Vanderbilt Kennedy Center

Kevin Haas, Ph.D., M.D.

Assistant Professor of Neurology
Member

Contact Info

Phone
(615) 936-6047

Email
kevin.haas@vanderbilt.edu

Address
6140 MRB III

Website

http://www.mc.vanderbilt.edu/neurology/faculty/haas.htm

Kevin Haas, Ph.D., M.D.

Overview

In Dr. Haas’s laboratory, research focuses on understanding how targeted protein degradation by the ubiquitin proteasome system (UPS) regulates synaptic function and neuronal excitability in health and in neurodevelopmental disease. A primary mechanism through which synaptic strength is modulated is through changes in the number and composition of ionotropic glutamate and GABAA receptors, which are the principle mediators of fast excitatory and inhibitory neurotransmission in the brain. While there is strong evidence for UPS-mediated degradation of synaptic proteins, its role in modulating neuronal excitability through regulation of glutamate and GABAA receptor function has not been thoroughly explored. The laboratory utilizes the Drosophila neuromuscular junction synapse to elucidate the time course and mechanisms of UPS-mediated postsynaptic regulation of glutamatergic synaptic function. Cultured rat hippocampal neurons are utilized to examine UPS regulation of mammalian AMPA-type glutamate and GABAA receptors.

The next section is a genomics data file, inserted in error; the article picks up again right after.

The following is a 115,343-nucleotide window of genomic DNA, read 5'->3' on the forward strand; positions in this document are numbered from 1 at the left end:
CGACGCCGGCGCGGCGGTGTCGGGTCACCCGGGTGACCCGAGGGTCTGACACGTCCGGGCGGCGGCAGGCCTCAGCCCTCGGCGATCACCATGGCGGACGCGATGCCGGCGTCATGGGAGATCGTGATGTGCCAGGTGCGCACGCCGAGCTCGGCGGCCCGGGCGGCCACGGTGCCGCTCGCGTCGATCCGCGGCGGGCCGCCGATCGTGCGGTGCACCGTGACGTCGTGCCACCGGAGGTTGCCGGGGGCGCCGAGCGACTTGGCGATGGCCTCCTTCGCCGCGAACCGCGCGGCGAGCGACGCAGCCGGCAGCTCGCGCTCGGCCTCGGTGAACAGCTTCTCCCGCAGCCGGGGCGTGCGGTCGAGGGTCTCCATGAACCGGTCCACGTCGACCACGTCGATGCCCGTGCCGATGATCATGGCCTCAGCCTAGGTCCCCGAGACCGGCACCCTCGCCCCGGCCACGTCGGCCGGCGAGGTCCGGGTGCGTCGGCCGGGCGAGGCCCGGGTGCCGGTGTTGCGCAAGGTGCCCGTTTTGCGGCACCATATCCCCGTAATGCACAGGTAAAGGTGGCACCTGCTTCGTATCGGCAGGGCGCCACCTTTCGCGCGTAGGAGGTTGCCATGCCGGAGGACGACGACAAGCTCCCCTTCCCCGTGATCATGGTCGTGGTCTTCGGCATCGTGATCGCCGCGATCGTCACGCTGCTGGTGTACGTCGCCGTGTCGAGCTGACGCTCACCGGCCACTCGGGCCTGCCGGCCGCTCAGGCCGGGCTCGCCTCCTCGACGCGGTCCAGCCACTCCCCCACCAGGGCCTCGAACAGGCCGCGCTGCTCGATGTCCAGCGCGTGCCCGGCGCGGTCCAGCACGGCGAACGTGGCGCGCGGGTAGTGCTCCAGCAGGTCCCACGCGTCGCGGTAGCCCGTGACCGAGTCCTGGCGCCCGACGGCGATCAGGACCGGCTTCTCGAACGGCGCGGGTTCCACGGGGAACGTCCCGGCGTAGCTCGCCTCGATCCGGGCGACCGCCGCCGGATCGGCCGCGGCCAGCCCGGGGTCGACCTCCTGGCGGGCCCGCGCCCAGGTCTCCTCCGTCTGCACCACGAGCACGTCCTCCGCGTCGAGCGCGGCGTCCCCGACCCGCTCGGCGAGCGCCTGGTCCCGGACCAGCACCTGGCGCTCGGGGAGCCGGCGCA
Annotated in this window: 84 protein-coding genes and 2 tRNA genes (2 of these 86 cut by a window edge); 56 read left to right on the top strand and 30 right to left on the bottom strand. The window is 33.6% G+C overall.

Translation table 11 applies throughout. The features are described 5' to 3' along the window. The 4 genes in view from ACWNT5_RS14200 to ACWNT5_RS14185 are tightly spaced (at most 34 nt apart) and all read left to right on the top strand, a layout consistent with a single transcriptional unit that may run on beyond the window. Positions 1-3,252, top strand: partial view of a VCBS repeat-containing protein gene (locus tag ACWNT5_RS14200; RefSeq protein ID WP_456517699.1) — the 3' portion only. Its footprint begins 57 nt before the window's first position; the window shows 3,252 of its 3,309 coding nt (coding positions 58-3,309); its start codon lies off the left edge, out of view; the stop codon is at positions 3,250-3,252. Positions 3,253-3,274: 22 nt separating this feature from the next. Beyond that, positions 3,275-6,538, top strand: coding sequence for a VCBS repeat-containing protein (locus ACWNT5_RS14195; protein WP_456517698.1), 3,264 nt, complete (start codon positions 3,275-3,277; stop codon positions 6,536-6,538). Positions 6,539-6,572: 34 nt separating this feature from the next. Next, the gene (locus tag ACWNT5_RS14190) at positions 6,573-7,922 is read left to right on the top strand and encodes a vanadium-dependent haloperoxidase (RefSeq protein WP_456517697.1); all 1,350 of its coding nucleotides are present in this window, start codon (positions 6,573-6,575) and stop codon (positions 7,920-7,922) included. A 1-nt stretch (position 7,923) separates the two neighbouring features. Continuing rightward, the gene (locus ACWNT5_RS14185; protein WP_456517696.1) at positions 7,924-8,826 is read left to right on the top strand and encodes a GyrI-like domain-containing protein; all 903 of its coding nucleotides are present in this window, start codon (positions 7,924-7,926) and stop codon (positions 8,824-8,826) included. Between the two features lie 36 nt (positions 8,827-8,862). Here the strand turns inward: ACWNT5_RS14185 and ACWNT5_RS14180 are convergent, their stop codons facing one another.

The laboratory strives to translate the basic understanding of neuronal UPS mechanisms into treatments for Angelman syndrome, a devastating neurodevelopmental disease caused by UPS dysfunction. Angelman syndrome (AS) is characterized by severe developmental delay, near complete lack of expressive language development, ataxia of gait and limb movements, refractory epilepsy, and a characteristic happy demeanor. The most common cause of AS is a maternal deletion in the 15q11-13 chromosome region, but mutations in the UBE3A gene found within this region are sufficient to cause all of the phenotypic features of the disease. This gene codes for the Ube3A/E6-AP E3 ubiquitin ligase and is imprinted in the brain, with near complete paternal inactivation leading to maternal-dominated expression in neurons. Mice with knockout of the maternal UBE3A allele show behavioral and physiological similarities to the human AS, including motor incoordination, contextual learning deficits, impaired long-term potentiation, and a propensity for seizures. Epilepsy affects nearly all AS patients, and is frequently intractable, strongly impacting the quality of life for patients and their families. This AS mouse model is utilized to understand how Ube3A/E6-AP dysfunction leads to increased neuronal excitability and epilepsy. Also, this mouse model is used to test the effects of therapeutic interventions to restore normal synaptic function and correct neurobehavioral deficits in order to develop AS treatments. Moreover, the lab expects that these investigations will further the understanding of mechanisms of epileptogenesis and neurodevelopmental disease, providing critical insights into developing new therapies for epilepsy and autism spectrum disorders.

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